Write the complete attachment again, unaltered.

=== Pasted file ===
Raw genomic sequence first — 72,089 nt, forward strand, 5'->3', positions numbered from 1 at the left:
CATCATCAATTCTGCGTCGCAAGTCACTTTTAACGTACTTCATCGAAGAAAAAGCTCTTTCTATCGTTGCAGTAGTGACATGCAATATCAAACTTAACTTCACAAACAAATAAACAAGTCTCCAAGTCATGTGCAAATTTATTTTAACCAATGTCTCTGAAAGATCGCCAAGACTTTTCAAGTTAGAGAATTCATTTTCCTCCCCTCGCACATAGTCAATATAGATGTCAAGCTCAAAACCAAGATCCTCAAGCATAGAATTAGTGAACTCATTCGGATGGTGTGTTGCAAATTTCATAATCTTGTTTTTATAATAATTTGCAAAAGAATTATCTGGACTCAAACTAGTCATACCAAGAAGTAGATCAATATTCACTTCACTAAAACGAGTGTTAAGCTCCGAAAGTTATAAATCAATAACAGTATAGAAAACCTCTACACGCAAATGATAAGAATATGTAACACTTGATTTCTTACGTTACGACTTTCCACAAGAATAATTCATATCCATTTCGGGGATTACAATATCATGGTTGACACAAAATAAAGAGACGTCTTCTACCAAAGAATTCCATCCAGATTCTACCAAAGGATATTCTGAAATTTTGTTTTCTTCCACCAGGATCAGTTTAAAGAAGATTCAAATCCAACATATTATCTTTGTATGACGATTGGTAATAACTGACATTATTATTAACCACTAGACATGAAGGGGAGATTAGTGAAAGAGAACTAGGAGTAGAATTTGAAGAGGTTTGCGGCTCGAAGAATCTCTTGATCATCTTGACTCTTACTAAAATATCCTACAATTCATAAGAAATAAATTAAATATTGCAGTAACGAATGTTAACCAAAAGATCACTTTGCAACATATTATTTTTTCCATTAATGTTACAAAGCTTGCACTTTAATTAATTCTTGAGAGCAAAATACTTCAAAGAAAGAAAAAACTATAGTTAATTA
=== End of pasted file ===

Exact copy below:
Raw genomic sequence first — 72,089 nt, forward strand, 5'->3', positions numbered from 1 at the left:
CATCATCAATTCTGCGTCGCAAGTCACTTTTAACGTACTTCATCGAAGAAAAAGCTCTTTCTATCGTTGCAGTAGTGACATGCAATATCAAACTTAACTTCACAAACAAATAAACAAGTCTCCAAGTCATGTGCAAATTTATTTTAACCAATGTCTCTGAAAGATCGCCAAGACTTTTCAAGTTAGAGAATTCATTTTCCTCCCCTCGCACATAGTCAATATAGATGTCAAGCTCAAAACCAAGATCCTCAAGCATAGAATTAGTGAACTCATTCGGATGGTGTGTTGCAAATTTCATAATCTTGTTTTTATAATAATTTGCAAAAGAATTATCTGGACTCAAACTAGTCATACCAAGAAGTAGATCAATATTCACTTCACTAAAACGAGTGTTAAGCTCCGAAAGTTATAAATCAATAACAGTATAGAAAACCTCTACACGCAAATGATAAGAATATGTAACACTTGATTTCTTACGTTACGACTTTCCACAAGAATAATTCATATCCATTTCGGGGATTACAATATCATGGTTGACACAAAATAAAGAGACGTCTTCTACCAAAGAATTCCATCCAGATTCTACCAAAGGATATTCTGAAATTTTGTTTTCTTCCACCAGGATCAGTTTAAAGAAGATTCAAATCCAACATATTATCTTTGTATGACGATTGGTAATAACTGACATTATTATTAACCACTAGACATGAAGGGGAGATTAGTGAAAGAGAACTAGGAGTAGAATTTGAAGAGGTTTGCGGCTCGAAGAATCTCTTGATCATCTTGACTCTTACTAAAATATCCTACAATTCATAAGAAATAAATTAAATATTGCAGTAACGAATGTTAACCAAAAGATCACTTTGCAACATATTATTTTTTCCATTAATGTTACAAAGCTTGCACTTTAATTAATTCTTGAGAGCAAAATACTTCAAAGAAAGAAAAAACTATAGTTAATTA